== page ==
Today we will be considering the ways in which particular problems transcend national boundaries and the ways in which national interests prevent the UN from responding to those problems. In no other international problem or challenge is this tension reflected more than the occurrence of genocide. Students will watch very brief video on the Rwandan genocide: https://www.youtube.com/watch?v=0z-UKvDK6Zg
Students will then read an article by Raphael Lemkin, the polish scholar who coined the term “genocide” and consider the Covenant on the Prevention and Punishment of Genocide (and the limits and reaches of the Covenant).
Raphael Lemkin–Genocide Questions
EDLF 5500 Genocide; Lemkin
Lemkin Lesson Plan
Earlier this week we have learned the history of the United Nations and why the world felt it was so important to create a “Universal Declaration of Human Rights.” However, a declaration does not guarantee anything, so the United Nations created treaties or covenants. These treaties would then become actual law in the countries that ratified them. There was a small problem though. The democratic western countries strongly supported civil and political rights like the right to vote, own property, and to a fair trial. The authoritarian countries of the east were not as comfortable with civil and political rights so they focused more on social, economic, and cultural rights. Thus, two separate covenants were created.
Today in class we will be discussing the differences between the two covenants and the many problems, consequences, and difficulties that arise.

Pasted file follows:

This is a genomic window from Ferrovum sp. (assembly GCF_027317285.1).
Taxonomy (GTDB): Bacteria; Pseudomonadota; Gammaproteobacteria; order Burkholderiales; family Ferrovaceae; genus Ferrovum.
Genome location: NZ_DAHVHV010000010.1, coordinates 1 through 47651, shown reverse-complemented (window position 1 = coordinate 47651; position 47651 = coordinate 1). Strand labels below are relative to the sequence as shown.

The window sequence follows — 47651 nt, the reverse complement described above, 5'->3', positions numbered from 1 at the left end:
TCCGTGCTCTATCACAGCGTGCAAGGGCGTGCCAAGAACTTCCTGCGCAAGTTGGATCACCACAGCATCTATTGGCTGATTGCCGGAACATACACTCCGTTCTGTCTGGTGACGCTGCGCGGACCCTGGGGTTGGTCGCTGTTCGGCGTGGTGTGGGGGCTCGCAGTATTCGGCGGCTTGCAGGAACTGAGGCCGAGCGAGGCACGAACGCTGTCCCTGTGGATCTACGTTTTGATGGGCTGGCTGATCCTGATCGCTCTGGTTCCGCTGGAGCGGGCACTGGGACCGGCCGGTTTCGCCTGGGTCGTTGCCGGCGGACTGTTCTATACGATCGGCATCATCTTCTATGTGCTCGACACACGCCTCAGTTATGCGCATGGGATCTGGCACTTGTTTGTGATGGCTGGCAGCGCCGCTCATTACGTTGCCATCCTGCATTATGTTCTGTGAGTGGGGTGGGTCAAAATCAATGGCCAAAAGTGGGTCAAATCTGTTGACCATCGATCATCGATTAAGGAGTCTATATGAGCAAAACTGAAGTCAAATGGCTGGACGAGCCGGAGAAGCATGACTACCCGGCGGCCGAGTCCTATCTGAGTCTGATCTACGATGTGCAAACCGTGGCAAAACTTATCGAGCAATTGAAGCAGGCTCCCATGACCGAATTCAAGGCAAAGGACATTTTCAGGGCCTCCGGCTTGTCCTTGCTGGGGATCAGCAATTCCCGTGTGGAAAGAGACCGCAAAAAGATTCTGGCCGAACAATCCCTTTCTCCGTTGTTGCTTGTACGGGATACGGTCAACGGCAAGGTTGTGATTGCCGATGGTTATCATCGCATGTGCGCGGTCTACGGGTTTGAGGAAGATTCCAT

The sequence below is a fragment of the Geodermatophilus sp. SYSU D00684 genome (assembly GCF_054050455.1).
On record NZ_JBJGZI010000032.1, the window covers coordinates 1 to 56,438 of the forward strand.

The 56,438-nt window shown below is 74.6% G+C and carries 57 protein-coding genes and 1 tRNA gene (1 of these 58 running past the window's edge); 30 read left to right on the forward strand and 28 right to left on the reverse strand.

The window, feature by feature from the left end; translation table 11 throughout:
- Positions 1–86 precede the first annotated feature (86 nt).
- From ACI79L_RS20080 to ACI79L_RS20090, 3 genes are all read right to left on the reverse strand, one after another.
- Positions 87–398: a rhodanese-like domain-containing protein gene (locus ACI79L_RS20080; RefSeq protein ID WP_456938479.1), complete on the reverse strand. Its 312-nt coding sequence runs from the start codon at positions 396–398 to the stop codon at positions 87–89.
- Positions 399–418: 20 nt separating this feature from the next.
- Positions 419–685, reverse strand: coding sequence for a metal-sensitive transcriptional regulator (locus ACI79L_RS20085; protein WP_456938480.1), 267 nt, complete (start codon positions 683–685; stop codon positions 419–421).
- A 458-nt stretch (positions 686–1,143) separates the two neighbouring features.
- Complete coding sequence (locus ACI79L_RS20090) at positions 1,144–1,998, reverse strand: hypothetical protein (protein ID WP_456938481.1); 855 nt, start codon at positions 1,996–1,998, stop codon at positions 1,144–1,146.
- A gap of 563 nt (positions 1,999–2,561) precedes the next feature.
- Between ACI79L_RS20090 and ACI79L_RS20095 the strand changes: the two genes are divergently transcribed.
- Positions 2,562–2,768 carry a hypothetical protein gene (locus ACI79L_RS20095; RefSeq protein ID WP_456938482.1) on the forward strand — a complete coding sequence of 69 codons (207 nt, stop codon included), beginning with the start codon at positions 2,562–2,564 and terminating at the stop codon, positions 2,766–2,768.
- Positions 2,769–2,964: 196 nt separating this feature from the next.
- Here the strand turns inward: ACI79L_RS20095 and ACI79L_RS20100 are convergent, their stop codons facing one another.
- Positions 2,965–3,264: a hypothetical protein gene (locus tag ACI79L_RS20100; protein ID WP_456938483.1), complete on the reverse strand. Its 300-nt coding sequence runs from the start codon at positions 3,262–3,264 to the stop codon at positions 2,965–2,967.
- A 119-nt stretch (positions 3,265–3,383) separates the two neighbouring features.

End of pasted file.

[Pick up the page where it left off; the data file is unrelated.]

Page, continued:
- We will start by splitting into groups and writing down what the group thinks are the five most important rights that every person should have.
- We will then watch videos describing the two covenants to understand the situation and differences. After we watch, we will split into groups to discuss the following questions ( Video 1 and Video 2)
- Look at your five rights that you said were the most important. Which type of right would each of them be- Civil, Political, Social, Economic, or Cultural right? Do the rights that you specified as most important line up with the UN’s?
- Why do you think that Western countries felt that it was so important to specify our political and civil rights, while Eastern countries wanted more ESC rights?
- Which type of rights do you feel are the most important?
- What is the best way to secure and protect these rights? Is the UN the solution?
- Do you think these rights are really universal? Can rights be different in different countries?
- Is protecting these rights for every single citizen in the world attainable?
For some additional reading or insight:
-Recent articles about Human Rights around the world!